Canadians are about to get a more transparent real estate market… well, one market. The Supreme Court of Canada has dismissed the Toronto Real Estate Board (TREB) appeal to prevent members from releasing data. The dismissal ends a nearly seven year struggle to get the board to open up information. During this time, TREB argued listing data is their copyrighted information.
TREB restricts information like listings history and final sale prices members can distribute. In 2011, the Commissioner of the Competition Bureau filed an anti-competitive claim against the restriction. The Commission believes preventing the distribution of this information is anti-competitive. They further allege restricting how TREB members use information prevents industry innovation.
TREB countered that the information collected and distributed is their copyrighted property. The Bureau ruled that wasn’t the case, and they were in violation of competition rules. TREB was ordered to ease restrictions on the use of membership data.
TREB Loses, Supreme Court Rejects Closed Data
Today, the Supreme Court rejected TREBs appeal to have the bureau’s ruling dismissed. The appeal was kind of a long shot, since the Supreme Courts receives over 600 appeals per year, but only ~80 are heard. TREB is now required to remove restrictions on its members access and use of real estate data in 60 days.
TREB Wants To Release The Minimum Legally Required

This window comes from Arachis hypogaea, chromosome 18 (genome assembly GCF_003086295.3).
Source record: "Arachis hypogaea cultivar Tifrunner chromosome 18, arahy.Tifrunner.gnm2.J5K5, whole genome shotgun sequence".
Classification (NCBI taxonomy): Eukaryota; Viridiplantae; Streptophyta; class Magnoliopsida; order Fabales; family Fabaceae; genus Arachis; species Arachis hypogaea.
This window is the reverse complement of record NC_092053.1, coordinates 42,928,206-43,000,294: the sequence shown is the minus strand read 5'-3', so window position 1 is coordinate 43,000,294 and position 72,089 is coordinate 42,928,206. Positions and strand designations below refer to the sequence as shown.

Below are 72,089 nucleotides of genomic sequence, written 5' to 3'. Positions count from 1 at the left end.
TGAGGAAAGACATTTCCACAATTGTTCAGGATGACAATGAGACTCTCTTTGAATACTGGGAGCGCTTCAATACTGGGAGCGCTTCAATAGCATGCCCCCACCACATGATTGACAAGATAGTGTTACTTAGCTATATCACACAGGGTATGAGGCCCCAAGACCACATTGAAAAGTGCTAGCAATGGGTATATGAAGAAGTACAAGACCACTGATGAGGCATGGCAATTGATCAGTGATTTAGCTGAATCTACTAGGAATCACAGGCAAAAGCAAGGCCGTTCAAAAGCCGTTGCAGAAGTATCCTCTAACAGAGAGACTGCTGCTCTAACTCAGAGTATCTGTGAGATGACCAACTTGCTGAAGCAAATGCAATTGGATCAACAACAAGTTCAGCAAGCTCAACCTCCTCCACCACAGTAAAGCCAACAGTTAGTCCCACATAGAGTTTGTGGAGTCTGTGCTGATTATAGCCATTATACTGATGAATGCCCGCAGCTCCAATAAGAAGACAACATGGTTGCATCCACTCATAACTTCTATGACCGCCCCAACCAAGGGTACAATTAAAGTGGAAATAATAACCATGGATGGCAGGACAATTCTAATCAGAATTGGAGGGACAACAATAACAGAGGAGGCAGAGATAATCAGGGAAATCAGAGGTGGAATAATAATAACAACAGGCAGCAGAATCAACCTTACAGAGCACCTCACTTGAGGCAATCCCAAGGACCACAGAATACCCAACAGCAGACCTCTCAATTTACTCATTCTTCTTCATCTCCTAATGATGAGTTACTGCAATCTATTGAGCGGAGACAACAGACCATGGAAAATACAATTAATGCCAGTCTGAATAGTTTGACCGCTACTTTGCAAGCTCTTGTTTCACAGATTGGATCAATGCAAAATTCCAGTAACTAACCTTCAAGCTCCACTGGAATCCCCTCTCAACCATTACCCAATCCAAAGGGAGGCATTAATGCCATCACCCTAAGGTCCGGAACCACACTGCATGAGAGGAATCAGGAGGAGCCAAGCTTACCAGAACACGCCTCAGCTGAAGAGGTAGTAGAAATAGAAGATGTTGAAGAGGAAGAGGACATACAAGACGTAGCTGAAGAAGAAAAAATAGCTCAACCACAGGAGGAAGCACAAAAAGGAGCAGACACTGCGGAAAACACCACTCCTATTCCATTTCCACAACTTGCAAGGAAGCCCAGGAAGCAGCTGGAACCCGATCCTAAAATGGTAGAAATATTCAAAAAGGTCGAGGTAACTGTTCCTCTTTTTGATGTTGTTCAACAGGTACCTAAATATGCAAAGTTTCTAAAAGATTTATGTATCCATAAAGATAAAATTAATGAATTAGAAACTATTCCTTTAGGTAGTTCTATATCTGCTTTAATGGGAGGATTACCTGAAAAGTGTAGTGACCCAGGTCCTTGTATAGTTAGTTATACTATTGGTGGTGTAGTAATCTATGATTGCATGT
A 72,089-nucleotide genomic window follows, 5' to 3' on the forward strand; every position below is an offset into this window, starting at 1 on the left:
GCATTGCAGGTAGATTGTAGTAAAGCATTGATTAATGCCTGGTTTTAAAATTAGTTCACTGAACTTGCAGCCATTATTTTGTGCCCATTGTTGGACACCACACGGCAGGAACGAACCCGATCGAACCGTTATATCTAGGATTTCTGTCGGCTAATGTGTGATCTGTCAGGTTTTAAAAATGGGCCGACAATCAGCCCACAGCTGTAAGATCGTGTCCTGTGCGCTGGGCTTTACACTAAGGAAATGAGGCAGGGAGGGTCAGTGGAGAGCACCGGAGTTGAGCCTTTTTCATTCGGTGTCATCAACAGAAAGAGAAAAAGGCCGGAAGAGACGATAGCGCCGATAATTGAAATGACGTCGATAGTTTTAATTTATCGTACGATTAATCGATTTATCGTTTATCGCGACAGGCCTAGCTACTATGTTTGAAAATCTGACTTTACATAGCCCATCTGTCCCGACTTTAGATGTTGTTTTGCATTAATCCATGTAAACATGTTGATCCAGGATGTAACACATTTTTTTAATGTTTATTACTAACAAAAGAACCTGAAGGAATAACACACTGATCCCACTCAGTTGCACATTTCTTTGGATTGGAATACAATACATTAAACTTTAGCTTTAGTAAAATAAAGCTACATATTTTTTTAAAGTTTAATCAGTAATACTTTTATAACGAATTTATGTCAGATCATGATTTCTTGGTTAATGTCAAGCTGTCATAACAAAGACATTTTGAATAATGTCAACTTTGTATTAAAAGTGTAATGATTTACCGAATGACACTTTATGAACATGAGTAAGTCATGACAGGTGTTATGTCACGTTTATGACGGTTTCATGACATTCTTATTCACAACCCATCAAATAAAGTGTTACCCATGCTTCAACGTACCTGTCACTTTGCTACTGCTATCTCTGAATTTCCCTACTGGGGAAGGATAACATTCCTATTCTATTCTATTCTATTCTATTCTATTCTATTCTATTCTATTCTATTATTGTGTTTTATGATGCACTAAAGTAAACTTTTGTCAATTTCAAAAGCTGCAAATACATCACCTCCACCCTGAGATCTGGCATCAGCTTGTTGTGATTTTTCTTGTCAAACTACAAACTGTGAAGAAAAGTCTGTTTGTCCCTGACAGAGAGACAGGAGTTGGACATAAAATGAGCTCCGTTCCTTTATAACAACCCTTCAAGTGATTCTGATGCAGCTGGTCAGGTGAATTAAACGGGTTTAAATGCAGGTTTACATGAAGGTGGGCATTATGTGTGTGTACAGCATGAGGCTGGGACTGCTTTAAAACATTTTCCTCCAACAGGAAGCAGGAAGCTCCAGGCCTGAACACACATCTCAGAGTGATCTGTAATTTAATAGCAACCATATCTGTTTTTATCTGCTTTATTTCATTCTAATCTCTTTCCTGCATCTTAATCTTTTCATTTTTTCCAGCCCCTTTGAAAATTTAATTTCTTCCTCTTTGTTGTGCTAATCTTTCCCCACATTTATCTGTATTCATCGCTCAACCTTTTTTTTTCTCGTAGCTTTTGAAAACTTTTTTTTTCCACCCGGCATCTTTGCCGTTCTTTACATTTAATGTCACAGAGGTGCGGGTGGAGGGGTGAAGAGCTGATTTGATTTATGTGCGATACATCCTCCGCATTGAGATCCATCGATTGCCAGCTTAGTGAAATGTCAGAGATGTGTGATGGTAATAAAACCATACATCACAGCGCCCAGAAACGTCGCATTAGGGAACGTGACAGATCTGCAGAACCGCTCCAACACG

Naturally, TREB isn’t thrilled with the dismissal of the appeal. John DiMichele sent us an email to say:
TREB believes personal financial information of home buyers and sellers must continue to be safely used and disclosed in a manner that respects privacy interests and will be studying the required next steps to ensure such information will be protected in compliance with the Tribunal Order once that comes into effect.
Basically, it sounds like TREB plans to review what they’re required to release, so we won’t know for up to 60 days. They’ve now amped up the argument that there may be privacy implications. It’s still unclear if they know the country south of Canada, with over 360 million people, has open real estate data with few problems.
TL;DR No new information until TREB updates their member policy, and they aren’t happy with the decision.
Like this post? Like us on Facebook for the next one in your feed.